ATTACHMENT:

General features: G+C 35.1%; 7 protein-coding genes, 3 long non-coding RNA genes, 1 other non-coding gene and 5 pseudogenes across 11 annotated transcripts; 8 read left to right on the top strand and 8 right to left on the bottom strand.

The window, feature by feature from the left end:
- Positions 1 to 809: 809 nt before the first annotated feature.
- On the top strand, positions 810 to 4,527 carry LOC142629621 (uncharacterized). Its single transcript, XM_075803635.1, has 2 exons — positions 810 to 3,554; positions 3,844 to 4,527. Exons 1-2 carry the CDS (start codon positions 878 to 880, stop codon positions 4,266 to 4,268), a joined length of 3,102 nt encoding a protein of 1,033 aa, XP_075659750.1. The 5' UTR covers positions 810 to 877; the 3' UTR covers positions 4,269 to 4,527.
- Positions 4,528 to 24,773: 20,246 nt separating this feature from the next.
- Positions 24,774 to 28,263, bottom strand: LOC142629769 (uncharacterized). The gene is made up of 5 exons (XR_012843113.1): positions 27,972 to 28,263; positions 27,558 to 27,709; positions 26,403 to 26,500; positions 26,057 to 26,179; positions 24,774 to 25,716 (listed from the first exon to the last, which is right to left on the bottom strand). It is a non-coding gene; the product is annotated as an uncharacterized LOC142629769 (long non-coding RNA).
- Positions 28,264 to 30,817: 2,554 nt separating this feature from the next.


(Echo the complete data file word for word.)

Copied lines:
General features: G+C 35.1%; 7 protein-coding genes, 3 long non-coding RNA genes, 1 other non-coding gene and 5 pseudogenes across 11 annotated transcripts; 8 read left to right on the top strand and 8 right to left on the bottom strand.

The window, feature by feature from the left end:
- Positions 1 to 809: 809 nt before the first annotated feature.
- On the top strand, positions 810 to 4,527 carry LOC142629621 (uncharacterized). Its single transcript, XM_075803635.1, has 2 exons — positions 810 to 3,554; positions 3,844 to 4,527. Exons 1-2 carry the CDS (start codon positions 878 to 880, stop codon positions 4,266 to 4,268), a joined length of 3,102 nt encoding a protein of 1,033 aa, XP_075659750.1. The 5' UTR covers positions 810 to 877; the 3' UTR covers positions 4,269 to 4,527.
- Positions 4,528 to 24,773: 20,246 nt separating this feature from the next.
- Positions 24,774 to 28,263, bottom strand: LOC142629769 (uncharacterized). The gene is made up of 5 exons (XR_012843113.1): positions 27,972 to 28,263; positions 27,558 to 27,709; positions 26,403 to 26,500; positions 26,057 to 26,179; positions 24,774 to 25,716 (listed from the first exon to the last, which is right to left on the bottom strand). It is a non-coding gene; the product is annotated as an uncharacterized LOC142629769 (long non-coding RNA).
- Positions 28,264 to 30,817: 2,554 nt separating this feature from the next.